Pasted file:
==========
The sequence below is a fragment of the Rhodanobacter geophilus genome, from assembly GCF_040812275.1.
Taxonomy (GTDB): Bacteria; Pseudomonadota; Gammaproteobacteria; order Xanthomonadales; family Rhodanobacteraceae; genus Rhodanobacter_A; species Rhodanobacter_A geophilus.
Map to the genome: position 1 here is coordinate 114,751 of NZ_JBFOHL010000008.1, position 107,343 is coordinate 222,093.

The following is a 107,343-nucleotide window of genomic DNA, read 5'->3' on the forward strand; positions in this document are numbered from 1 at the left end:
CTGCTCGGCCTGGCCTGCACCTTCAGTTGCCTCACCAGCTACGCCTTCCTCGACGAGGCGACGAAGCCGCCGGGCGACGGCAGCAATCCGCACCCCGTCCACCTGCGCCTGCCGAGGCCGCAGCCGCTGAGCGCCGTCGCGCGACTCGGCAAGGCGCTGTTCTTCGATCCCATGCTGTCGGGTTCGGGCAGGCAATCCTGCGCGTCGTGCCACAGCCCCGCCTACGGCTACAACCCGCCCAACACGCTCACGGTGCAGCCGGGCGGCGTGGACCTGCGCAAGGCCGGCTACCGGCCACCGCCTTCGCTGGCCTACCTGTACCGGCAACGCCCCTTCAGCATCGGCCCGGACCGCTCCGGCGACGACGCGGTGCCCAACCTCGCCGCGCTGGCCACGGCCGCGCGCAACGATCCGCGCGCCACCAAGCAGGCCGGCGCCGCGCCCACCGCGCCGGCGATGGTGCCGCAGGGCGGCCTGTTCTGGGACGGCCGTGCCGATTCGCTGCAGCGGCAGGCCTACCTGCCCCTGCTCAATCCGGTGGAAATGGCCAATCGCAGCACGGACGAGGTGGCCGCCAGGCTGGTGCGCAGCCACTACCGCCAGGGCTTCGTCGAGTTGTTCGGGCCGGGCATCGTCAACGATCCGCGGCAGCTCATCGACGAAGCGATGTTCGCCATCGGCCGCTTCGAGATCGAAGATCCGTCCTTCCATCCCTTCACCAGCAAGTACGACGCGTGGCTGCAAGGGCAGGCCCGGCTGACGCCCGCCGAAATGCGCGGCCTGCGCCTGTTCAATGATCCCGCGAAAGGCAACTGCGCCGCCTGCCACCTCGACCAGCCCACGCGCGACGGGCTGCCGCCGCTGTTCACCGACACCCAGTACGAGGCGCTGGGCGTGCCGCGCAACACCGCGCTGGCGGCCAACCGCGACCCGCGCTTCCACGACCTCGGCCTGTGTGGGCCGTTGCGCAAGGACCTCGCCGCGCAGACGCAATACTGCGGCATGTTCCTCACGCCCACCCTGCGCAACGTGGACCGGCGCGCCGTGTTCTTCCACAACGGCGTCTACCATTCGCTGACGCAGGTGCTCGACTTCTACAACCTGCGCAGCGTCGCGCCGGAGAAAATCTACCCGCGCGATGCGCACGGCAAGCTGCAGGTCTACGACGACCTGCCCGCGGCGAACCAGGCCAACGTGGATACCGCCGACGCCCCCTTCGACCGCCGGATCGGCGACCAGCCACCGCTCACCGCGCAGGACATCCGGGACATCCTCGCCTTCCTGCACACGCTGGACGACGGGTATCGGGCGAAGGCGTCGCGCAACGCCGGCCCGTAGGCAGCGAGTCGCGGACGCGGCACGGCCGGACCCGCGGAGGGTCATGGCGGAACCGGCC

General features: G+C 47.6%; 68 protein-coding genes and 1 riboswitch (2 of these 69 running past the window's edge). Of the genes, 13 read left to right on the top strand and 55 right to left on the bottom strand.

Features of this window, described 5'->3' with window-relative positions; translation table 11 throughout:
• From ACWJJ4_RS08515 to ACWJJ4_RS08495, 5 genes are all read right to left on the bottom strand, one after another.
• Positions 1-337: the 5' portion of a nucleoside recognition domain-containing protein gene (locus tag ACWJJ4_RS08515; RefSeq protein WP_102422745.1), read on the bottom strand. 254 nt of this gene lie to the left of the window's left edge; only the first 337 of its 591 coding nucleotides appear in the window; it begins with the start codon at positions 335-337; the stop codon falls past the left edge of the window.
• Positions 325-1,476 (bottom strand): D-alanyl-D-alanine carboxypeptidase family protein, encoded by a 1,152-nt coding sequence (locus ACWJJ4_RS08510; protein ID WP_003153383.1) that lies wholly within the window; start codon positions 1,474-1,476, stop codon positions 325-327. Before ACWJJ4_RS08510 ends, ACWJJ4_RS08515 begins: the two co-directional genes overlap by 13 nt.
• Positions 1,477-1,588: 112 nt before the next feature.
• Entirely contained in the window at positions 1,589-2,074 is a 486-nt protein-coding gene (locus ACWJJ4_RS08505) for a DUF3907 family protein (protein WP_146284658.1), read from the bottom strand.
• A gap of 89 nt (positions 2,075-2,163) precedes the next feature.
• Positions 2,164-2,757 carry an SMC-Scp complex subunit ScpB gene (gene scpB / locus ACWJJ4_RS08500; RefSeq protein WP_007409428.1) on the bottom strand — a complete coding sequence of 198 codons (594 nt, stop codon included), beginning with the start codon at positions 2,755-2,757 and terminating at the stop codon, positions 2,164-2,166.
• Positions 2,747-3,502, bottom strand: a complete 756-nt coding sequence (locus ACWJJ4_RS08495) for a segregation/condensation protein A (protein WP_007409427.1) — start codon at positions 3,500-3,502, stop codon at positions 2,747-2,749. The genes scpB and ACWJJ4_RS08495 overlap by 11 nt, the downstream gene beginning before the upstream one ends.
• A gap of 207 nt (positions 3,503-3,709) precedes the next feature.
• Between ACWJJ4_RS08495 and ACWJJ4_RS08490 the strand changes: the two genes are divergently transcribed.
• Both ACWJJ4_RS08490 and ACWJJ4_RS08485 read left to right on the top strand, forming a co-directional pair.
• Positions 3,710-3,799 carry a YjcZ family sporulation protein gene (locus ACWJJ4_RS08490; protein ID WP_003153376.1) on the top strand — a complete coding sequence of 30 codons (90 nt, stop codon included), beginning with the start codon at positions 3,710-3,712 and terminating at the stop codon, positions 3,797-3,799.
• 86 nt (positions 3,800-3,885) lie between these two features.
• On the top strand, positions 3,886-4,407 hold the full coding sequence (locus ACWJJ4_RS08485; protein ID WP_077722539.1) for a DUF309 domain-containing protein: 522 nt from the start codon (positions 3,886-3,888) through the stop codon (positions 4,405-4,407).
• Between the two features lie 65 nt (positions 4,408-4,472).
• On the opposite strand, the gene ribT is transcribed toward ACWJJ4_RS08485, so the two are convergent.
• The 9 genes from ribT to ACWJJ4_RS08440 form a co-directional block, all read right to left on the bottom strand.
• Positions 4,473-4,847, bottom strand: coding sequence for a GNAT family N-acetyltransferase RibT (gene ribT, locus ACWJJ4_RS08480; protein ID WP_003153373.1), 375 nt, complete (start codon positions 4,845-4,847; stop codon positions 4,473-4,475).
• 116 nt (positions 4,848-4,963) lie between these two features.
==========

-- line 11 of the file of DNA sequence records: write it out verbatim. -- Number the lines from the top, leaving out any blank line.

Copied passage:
• Positions 1,477-1,588: 112 nt before the next feature.